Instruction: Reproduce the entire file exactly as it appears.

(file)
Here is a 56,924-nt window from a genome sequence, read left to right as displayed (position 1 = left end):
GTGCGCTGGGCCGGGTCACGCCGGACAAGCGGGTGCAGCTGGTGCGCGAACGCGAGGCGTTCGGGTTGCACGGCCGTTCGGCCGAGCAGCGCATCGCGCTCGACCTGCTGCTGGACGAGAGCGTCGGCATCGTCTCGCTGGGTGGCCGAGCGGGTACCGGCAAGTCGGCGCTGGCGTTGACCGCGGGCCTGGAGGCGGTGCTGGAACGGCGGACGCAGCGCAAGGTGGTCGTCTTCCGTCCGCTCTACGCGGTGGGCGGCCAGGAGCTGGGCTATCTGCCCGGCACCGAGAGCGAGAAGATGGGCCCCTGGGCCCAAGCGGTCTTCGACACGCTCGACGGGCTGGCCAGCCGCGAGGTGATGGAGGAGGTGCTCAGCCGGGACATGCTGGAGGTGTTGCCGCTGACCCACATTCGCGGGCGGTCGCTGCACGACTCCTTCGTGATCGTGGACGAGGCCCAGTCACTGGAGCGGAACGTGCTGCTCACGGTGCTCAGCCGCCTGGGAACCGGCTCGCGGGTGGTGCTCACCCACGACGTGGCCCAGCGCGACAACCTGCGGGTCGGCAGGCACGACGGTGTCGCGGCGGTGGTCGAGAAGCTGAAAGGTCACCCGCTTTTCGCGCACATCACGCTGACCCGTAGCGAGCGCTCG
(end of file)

Here is a 56,924-nt window from a genome sequence, read left to right as displayed (position 1 = left end):
GTGCGCTGGGCCGGGTCACGCCGGACAAGCGGGTGCAGCTGGTGCGCGAACGCGAGGCGTTCGGGTTGCACGGCCGTTCGGCCGAGCAGCGCATCGCGCTCGACCTGCTGCTGGACGAGAGCGTCGGCATCGTCTCGCTGGGTGGCCGAGCGGGTACCGGCAAGTCGGCGCTGGCGTTGACCGCGGGCCTGGAGGCGGTGCTGGAACGGCGGACGCAGCGCAAGGTGGTCGTCTTCCGTCCGCTCTACGCGGTGGGCGGCCAGGAGCTGGGCTATCTGCCCGGCACCGAGAGCGAGAAGATGGGCCCCTGGGCCCAAGCGGTCTTCGACACGCTCGACGGGCTGGCCAGCCGCGAGGTGATGGAGGAGGTGCTCAGCCGGGACATGCTGGAGGTGTTGCCGCTGACCCACATTCGCGGGCGGTCGCTGCACGACTCCTTCGTGATCGTGGACGAGGCCCAGTCACTGGAGCGGAACGTGCTGCTCACGGTGCTCAGCCGCCTGGGAACCGGCTCGCGGGTGGTGCTCACCCACGACGTGGCCCAGCGCGACAACCTGCGGGTCGGCAGGCACGACGGTGTCGCGGCGGTGGTCGAGAAGCTGAAAGGTCACCCGCTTTTCGCGCACATCACGCTGACCCGTAGCGAGCGCTCG